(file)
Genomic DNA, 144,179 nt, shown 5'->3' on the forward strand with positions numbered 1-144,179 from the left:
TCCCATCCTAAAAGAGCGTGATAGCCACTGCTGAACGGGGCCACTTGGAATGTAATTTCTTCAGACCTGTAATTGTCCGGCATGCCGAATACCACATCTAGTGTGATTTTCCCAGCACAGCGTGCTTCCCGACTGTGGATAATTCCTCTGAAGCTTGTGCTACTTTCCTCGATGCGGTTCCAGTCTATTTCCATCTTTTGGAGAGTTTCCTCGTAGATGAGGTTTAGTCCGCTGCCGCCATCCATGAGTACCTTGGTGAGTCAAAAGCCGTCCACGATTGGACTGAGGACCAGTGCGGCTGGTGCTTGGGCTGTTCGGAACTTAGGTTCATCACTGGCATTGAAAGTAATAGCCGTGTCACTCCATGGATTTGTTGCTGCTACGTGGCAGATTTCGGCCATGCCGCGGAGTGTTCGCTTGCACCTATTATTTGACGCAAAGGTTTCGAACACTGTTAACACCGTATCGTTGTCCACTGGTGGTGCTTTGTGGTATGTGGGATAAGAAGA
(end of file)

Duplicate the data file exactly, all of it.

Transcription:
Genomic DNA, 144,179 nt, shown 5'->3' on the forward strand with positions numbered 1-144,179 from the left:
TCCCATCCTAAAAGAGCGTGATAGCCACTGCTGAACGGGGCCACTTGGAATGTAATTTCTTCAGACCTGTAATTGTCCGGCATGCCGAATACCACATCTAGTGTGATTTTCCCAGCACAGCGTGCTTCCCGACTGTGGATAATTCCTCTGAAGCTTGTGCTACTTTCCTCGATGCGGTTCCAGTCTATTTCCATCTTTTGGAGAGTTTCCTCGTAGATGAGGTTTAGTCCGCTGCCGCCATCCATGAGTACCTTGGTGAGTCAAAAGCCGTCCACGATTGGACTGAGGACCAGTGCGGCTGGTGCTTGGGCTGTTCGGAACTTAGGTTCATCACTGGCATTGAAAGTAATAGCCGTGTCACTCCATGGATTTGTTGCTGCTACGTGGCAGATTTCGGCCATGCCGCGGAGTGTTCGCTTGCACCTATTATTTGACGCAAAGGTTTCGAACACTGTTAACACCGTATCGTTGTCCACTGGTGGTGCTTTGTGGTATGTGGGATAAGAAGA